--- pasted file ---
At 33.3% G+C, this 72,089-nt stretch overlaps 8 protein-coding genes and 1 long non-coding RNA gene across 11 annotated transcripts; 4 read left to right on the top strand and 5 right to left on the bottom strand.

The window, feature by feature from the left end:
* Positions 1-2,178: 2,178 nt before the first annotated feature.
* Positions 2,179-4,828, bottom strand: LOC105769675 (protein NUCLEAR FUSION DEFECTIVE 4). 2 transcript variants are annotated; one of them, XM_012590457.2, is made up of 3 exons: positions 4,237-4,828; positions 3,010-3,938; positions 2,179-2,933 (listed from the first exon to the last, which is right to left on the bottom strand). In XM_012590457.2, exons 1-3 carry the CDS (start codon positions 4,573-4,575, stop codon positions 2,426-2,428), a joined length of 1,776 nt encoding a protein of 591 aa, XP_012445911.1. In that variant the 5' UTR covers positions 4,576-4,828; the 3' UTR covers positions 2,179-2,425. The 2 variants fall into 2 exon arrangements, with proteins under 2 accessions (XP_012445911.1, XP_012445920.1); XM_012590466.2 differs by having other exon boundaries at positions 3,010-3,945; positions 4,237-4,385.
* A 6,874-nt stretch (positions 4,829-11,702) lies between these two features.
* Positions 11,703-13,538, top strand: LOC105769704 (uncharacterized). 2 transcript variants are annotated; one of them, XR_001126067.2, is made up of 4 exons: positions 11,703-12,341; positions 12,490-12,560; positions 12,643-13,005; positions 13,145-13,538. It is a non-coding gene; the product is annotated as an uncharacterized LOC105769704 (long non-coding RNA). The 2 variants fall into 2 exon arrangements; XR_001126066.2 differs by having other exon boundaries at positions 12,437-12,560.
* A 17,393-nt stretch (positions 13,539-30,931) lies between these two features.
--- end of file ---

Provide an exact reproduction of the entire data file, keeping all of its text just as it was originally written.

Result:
At 33.3% G+C, this 72,089-nt stretch overlaps 8 protein-coding genes and 1 long non-coding RNA gene across 11 annotated transcripts; 4 read left to right on the top strand and 5 right to left on the bottom strand.

The window, feature by feature from the left end:
* Positions 1-2,178: 2,178 nt before the first annotated feature.
* Positions 2,179-4,828, bottom strand: LOC105769675 (protein NUCLEAR FUSION DEFECTIVE 4). 2 transcript variants are annotated; one of them, XM_012590457.2, is made up of 3 exons: positions 4,237-4,828; positions 3,010-3,938; positions 2,179-2,933 (listed from the first exon to the last, which is right to left on the bottom strand). In XM_012590457.2, exons 1-3 carry the CDS (start codon positions 4,573-4,575, stop codon positions 2,426-2,428), a joined length of 1,776 nt encoding a protein of 591 aa, XP_012445911.1. In that variant the 5' UTR covers positions 4,576-4,828; the 3' UTR covers positions 2,179-2,425. The 2 variants fall into 2 exon arrangements, with proteins under 2 accessions (XP_012445911.1, XP_012445920.1); XM_012590466.2 differs by having other exon boundaries at positions 3,010-3,945; positions 4,237-4,385.
* A 6,874-nt stretch (positions 4,829-11,702) lies between these two features.
* Positions 11,703-13,538, top strand: LOC105769704 (uncharacterized). 2 transcript variants are annotated; one of them, XR_001126067.2, is made up of 4 exons: positions 11,703-12,341; positions 12,490-12,560; positions 12,643-13,005; positions 13,145-13,538. It is a non-coding gene; the product is annotated as an uncharacterized LOC105769704 (long non-coding RNA). The 2 variants fall into 2 exon arrangements; XR_001126066.2 differs by having other exon boundaries at positions 12,437-12,560.
* A 17,393-nt stretch (positions 13,539-30,931) lies between these two features.